As he sat in his office in early September, high Class A Daytona manager Ricky Gutierrez knew how the Reds’ Double-A affiliate in Pensacola went from eight games under .500 in the first half to nine games over in the second.
The reason was 23-year-old outfielder T.J. Friedl.
“He’s amazing. He’s the reason why (Daytona) was what it was in the first half,” said Gutierrez, whose Tortugas went 37-29 in the first half and 32-37 in the second. “We miss him dearly, (but) we’re happy for him.
“I guarantee you he has a lot to do with why Pensacola is doing what they’re doing up there. It’s amazing. He rubs off on everybody. It’s amazing.”
At Daytona and Pensacola, Friedl hit .284/.381/.384 with five home runs in 131 games. His on-base percentage led the organization’s full-season batters, while his 30 stolen bases ranked second.
Friedl is also a skilled defensive outfielder, though he played predominately left field all season in deference to teammate Jose Siri, who is one of the rangiest center fielders in the minors.
At 5-foot-10, 170 pounds, Friedl isn’t a physical specimen, but he can hit, run and play the outfield. He doesn’t have much power potential because of his size, but he can do just about everything else, including bunt for hits.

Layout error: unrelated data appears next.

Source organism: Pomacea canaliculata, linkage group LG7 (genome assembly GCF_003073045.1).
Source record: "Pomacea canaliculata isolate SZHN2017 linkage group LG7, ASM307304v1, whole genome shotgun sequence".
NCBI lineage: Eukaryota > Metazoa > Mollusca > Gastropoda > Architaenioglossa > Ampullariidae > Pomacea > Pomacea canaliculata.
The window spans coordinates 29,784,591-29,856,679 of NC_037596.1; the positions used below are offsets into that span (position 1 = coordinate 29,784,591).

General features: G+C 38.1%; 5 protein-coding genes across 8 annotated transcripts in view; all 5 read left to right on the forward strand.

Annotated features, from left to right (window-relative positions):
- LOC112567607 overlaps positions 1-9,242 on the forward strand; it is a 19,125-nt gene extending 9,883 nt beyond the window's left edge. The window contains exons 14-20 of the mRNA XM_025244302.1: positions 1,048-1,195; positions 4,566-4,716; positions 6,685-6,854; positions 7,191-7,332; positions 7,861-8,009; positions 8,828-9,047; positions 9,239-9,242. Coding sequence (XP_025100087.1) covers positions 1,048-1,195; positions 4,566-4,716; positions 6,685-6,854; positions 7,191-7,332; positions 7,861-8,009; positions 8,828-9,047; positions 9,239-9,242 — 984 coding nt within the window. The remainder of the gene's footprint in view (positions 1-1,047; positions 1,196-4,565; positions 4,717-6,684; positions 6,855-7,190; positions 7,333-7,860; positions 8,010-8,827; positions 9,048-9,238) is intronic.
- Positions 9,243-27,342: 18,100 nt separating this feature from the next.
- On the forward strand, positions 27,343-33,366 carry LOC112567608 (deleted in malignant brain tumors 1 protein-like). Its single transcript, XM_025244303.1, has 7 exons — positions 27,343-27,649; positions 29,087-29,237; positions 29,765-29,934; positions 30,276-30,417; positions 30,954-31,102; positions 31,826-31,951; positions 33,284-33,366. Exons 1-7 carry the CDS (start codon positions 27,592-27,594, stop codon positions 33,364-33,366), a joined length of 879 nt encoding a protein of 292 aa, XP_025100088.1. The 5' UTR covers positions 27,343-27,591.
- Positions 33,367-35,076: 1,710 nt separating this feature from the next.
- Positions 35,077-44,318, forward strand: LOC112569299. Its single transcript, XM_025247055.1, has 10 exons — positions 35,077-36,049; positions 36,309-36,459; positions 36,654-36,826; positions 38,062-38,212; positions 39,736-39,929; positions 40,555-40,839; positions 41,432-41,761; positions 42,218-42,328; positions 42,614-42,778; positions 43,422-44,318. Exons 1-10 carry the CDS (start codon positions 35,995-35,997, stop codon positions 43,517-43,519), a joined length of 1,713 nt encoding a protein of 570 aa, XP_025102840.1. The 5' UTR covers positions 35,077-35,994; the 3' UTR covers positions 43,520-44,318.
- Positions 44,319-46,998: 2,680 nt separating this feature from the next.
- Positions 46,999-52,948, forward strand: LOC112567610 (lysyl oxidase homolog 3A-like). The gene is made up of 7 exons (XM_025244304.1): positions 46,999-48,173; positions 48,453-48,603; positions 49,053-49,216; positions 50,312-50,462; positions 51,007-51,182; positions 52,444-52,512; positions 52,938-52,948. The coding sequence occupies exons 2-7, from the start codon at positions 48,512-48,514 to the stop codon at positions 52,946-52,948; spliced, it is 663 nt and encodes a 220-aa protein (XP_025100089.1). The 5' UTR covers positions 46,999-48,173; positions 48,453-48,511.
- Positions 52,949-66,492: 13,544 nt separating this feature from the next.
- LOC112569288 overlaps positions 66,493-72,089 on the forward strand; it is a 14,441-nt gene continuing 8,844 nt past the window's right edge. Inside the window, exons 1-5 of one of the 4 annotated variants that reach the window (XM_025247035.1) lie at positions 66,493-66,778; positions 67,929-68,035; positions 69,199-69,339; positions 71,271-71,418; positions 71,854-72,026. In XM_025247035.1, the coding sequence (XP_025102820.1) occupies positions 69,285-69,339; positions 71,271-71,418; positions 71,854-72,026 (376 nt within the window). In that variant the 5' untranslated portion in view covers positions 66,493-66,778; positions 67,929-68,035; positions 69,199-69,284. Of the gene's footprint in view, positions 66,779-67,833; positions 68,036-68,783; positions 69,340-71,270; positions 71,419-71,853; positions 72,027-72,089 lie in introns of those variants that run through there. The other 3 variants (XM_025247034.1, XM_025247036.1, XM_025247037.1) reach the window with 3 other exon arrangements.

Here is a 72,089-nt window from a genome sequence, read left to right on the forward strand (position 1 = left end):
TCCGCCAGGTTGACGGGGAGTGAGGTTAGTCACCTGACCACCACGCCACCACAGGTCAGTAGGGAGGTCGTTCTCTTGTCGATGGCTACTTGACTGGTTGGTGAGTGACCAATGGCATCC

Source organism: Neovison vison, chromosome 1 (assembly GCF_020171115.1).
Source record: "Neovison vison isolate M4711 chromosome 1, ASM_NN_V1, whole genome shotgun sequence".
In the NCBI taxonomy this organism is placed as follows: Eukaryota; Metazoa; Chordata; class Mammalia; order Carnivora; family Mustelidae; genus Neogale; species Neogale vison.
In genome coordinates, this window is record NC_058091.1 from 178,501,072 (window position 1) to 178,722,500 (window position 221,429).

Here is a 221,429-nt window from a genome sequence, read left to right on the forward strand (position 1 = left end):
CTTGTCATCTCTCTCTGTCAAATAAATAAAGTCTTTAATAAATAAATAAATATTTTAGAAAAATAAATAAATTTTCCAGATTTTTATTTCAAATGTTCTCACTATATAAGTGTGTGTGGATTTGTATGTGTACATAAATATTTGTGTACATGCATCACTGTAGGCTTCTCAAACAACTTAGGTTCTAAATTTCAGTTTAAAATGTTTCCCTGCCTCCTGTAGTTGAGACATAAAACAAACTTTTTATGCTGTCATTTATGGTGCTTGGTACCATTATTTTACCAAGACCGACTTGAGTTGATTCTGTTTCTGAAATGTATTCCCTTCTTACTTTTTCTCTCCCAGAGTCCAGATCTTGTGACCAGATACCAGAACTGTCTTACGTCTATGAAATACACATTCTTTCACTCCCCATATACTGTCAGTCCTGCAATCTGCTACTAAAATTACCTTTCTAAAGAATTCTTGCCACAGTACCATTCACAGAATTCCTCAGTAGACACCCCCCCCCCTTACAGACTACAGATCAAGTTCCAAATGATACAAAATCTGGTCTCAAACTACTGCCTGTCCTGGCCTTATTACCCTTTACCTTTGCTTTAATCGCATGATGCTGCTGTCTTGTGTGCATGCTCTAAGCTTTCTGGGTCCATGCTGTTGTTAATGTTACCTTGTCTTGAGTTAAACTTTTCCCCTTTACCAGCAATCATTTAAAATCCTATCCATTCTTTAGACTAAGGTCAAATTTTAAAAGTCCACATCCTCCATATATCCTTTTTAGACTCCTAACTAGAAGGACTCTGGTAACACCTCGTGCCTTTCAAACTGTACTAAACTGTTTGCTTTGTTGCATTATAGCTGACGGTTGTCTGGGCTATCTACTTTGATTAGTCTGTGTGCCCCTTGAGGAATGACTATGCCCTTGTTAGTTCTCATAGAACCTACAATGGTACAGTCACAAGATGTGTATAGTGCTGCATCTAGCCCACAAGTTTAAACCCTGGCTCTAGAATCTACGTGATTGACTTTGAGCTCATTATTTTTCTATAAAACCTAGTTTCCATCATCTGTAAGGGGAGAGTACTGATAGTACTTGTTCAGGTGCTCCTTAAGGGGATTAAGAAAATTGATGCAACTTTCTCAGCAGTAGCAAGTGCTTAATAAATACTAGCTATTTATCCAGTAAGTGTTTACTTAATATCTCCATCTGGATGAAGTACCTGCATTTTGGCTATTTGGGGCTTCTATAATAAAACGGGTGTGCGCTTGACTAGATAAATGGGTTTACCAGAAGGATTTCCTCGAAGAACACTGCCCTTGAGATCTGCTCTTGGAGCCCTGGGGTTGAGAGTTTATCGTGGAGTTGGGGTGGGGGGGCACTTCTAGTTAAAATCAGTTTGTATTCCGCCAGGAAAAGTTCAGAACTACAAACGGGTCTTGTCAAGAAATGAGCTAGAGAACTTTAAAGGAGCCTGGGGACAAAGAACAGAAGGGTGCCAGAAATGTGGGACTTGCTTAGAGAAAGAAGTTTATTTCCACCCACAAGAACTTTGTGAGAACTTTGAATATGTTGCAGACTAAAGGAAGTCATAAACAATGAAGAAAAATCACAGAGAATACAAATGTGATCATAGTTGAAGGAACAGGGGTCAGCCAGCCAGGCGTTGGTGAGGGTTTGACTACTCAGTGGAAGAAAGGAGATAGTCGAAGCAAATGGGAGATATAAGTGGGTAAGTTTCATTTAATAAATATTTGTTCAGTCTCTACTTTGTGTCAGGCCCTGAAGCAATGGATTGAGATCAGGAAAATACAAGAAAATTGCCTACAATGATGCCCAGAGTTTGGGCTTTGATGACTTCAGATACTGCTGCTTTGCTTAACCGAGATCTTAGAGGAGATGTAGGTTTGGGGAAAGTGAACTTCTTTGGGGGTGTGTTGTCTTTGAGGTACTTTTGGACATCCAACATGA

The Reds signed him as a nondrafted free agent out of Nevada in 2016 after he had been overlooked as an eligible redshirt sophomore. Cincinnati won a bidding war for Friedl and signed him for $735,000 because they had the most draft bonus pool money remaining.
Gutierrez, who played 12 years in the big leagues with six different teams, compares Friedl with Lenny Dykstra. The more contemporary comp he draws is Brett Gardner.
“He gets after it. He goes hard,” Gutierrez said. “He can go 0-for-5 and he’s cheering for his team. He just keeps going. You can go out there and watch him every day and think he’s 4-for-4. That’s just how he is.”
The Reds praise Friedl for his team-first mentality and hustle. His enthusiasm doesn’t come across as eyewash, but as genuine. He wants to win and will do whatever it takes—even if that means confronting a bonus baby or veteran.
“He’s something else. He’s special,” Gutierrez said. “There were times we struggled in the first half and we had a little losing streak. He walked in here and asked for a closed-door meeting with the team. I said, ‘Go ahead.’ He takes charge.
“You can see that, because everywhere he’s gone, he’s won. It’s rubbed off on everyone.”
• Jairo Capellan, a 19-year-old righthander, died in a car accident in the Dominican Republic on Nov. 3. Teammates Raul Hernandez and Emilio Garcia were also in the car. Hernandez and Garcia have been transferred to a hospital in Miami.
• The Reds hired Chris Tremie as the organization’s minor league field coordinator. He had managed in the Indians’ system since 2006, spending the past six seasons at Triple-A Columbus.